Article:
It’s not so much that we have little or nothing to celebrate on the 60th anniversary of our Independence from Britain, as so many who swear they are patriots, but whose patriotism swings with the pendulum of their political party’s fortunes, which almost always are linked to their personal fortunes.
It’s more that our democracy has been carved up into near-equal but uneven parts in such manner, to misquote Irish poet William Yeats in his near-prophetic masterpiece, “The Second Coming”, “…Things fall apart, the centre cannot hold; Mere anarchy is loosed upon the world/The blood-dimmed tide is loosed and everywhere/The ceremony of innocence is drowned/The best lack all conviction/While the worst/Are full of passionate intensity…” Continue reading Show me your leader→
There can be no doubt about the cruelty of —Thomas Picton, the first British governor of Trinidad and Tobago (1797-1803), and the resilience of Luisa Calderon, one of the persons he tortured during his governorship.
Being both a product and an architect of the age of love, peace and happiness, and belonging to a generation that opposed war and promoted peace, that even as I became a soldier, a highly-trained killer—we actively and successfully hounded America out of Vietnam and Cambodia, transformed colonised Africa into a battleground for liberation, and we set the world in motion such that generations marched together in countries across the world chanting, “All we are saying, is give peace a chance…’ Continue reading Blame the ‘haters’→
On the celebration of Indian Arrival Day, May 31, an Express editorial recounted: “On this day 177 years ago the Fatel Razack entered the Gulf of Paria with over 200 Indians aboard, the first of 143,939 citizens of India to be brought here under a British scheme to deal with a shortage of labour following the emancipation of enslaved Africans in 1834–38.” Continue reading Origin of Indian indentureship in Trinidad→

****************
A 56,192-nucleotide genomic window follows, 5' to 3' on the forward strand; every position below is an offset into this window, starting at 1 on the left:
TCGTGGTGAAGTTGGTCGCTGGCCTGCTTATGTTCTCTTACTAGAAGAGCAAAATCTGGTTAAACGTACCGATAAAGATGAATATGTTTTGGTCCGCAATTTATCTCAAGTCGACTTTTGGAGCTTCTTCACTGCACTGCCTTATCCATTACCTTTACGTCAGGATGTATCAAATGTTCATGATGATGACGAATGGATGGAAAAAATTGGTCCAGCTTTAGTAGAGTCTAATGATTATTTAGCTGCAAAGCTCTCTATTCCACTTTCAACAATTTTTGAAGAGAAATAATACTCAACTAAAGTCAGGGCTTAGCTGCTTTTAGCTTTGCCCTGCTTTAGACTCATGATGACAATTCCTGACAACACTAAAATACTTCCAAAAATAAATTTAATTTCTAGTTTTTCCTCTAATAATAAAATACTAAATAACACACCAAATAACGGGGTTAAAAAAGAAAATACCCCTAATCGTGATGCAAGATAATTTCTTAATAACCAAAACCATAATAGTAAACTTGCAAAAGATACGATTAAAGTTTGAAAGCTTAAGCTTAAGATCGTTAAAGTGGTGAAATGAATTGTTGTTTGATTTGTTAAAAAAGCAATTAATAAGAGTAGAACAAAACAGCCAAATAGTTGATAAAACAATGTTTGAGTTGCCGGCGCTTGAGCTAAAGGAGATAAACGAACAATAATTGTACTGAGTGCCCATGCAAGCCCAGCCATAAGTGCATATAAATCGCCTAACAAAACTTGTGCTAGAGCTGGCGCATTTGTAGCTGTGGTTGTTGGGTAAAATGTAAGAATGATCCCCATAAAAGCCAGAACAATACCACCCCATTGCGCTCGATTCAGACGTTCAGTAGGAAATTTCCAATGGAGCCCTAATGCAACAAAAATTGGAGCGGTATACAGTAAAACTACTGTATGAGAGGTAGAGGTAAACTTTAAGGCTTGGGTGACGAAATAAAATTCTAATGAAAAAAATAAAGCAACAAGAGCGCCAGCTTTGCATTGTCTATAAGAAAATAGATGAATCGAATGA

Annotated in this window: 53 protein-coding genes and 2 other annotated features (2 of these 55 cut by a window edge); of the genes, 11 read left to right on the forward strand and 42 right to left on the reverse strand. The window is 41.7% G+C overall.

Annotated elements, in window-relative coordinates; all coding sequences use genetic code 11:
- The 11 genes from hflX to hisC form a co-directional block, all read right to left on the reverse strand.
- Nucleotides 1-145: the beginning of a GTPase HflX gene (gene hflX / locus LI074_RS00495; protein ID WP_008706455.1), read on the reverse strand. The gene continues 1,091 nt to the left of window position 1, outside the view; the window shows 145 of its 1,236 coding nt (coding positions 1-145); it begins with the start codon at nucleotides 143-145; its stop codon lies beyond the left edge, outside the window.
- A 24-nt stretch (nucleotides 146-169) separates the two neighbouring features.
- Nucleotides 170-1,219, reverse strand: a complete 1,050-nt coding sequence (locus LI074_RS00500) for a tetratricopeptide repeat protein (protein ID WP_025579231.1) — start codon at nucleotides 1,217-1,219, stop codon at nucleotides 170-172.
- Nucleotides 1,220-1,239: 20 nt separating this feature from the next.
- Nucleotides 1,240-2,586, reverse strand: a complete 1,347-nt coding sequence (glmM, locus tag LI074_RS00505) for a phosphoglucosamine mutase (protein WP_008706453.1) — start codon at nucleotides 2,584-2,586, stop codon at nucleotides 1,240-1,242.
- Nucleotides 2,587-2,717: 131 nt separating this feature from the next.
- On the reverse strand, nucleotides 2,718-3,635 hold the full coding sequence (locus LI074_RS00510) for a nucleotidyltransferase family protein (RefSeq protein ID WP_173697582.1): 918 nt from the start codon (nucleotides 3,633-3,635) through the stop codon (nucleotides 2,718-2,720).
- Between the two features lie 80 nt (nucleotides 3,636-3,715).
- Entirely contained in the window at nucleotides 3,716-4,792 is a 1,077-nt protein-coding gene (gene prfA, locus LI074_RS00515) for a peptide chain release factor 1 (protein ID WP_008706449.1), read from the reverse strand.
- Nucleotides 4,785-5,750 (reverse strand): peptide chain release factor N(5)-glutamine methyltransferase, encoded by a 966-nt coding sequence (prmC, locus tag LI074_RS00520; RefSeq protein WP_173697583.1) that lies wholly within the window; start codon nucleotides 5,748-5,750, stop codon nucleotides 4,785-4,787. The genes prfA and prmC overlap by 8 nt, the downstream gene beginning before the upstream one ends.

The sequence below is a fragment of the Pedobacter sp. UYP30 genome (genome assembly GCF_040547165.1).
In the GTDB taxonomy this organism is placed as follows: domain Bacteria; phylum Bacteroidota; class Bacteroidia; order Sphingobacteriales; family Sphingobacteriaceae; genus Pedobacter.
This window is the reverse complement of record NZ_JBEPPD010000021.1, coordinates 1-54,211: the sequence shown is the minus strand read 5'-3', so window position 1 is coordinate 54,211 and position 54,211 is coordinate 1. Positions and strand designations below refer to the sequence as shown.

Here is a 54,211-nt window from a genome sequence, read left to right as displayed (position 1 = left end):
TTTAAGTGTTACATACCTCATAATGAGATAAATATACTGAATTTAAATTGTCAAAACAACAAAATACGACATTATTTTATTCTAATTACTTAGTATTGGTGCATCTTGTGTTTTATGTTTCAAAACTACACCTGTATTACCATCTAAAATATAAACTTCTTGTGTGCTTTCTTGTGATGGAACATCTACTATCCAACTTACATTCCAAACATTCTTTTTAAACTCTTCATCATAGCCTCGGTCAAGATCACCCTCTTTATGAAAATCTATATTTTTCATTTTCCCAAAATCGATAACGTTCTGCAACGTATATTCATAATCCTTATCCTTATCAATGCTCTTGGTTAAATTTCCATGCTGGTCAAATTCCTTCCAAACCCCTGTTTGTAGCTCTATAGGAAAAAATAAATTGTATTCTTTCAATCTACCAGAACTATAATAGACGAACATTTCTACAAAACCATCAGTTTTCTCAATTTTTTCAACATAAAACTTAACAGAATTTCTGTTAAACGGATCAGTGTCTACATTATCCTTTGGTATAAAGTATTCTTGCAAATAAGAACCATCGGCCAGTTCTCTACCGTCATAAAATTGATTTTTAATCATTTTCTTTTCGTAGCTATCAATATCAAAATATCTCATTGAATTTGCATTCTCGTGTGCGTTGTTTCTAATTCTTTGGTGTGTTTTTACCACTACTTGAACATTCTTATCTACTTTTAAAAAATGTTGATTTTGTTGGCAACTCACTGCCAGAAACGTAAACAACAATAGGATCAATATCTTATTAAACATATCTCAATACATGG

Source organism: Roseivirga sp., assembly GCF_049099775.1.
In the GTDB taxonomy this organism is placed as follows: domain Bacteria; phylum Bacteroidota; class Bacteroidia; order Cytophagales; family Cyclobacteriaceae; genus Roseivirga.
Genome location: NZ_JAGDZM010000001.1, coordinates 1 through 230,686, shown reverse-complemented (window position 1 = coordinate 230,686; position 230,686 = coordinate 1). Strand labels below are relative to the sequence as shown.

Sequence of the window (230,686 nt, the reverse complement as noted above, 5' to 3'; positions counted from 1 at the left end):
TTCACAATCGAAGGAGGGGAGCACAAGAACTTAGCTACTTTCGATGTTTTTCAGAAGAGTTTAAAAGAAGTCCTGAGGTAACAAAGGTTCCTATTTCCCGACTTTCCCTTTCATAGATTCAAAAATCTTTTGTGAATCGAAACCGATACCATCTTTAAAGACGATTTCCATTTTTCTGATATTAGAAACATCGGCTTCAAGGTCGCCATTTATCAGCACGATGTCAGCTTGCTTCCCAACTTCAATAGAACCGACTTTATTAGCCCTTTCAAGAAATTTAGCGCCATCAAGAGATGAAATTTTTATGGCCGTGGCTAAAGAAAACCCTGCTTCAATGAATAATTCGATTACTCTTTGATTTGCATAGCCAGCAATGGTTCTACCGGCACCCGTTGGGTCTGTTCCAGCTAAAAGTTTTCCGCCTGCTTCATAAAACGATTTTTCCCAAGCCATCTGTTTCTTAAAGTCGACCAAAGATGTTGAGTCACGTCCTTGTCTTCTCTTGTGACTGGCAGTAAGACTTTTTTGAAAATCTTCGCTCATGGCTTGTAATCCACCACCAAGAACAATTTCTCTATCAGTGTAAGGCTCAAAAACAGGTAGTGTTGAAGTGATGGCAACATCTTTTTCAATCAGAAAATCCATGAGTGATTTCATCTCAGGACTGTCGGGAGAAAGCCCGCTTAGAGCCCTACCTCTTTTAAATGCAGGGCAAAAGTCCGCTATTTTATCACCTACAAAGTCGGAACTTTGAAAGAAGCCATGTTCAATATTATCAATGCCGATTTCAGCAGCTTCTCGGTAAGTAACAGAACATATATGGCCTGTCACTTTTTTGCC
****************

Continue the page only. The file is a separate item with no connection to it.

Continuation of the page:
Haiti, I am sorry
We misunderstood you
One day we’ll turn our heads
And look inside you…
—David Rudder, “Haiti”
About 22 years ago I was a part of a New England delegation that travelled to Haiti to demand that Jean-Bertrand Aristide, the first democratically elected president of Haiti after years of dictatorship, be allowed to assume the office he had won fairly and squarely.
We met with the United States Ambassador to Haiti, but nothing came of it. Our pleas, like so many others, were like voices crying out desperately in a wilderness of deceit and deception. Continue reading Haiti, we are sorry→
Streamed live on Sep 15, 2021
A conversation on Elbridge A. Colby’s book The Strategy of Denial which offers an examination of how America’s defense strategy should change in order to checkmate China’s growing power.
John Mearsheimer on War in Ukraine with Katrina Vanden Heuvel, Ambassador Jack Matlock, more… Premiered Apr 7, 2022
John J. Mearsheimer of the University of Chicago talks with American Committee for US-Russia Accord on War in Ukraine, with Katrina Vanden Heuvel, Ambassador Jack Matlock, Nicolai Petro, Marlene Laruelle and James W. Carden. Continue reading John Mearsheimer on War in Ukraine→
On this episode of Fault Lines, hosts Jamarl Thomas and Faran Fronczak talk about the White House pushing politicalized intelligence on Ukraine, China’s objectives for Eurasian integration and the disbandment of NATO, Zelensky showing up to Greek Parliament with an Azov fighter, and if Will Smith’s Oscars slap was bought by Pfizer to promote their new drug. more
The U.S. is using intel to fight an info war with Russia, even when the intel isn’t rock solid
April 6, 2022 – nbcnews.com
By Ken Dilanian, Courtney Kube, Carol E. Lee and Dan De Luce
It was an attention-grabbing assertion that made headlines around the world: U.S. officials said they had indications suggesting Russia might be preparing to use chemical agents in Ukraine.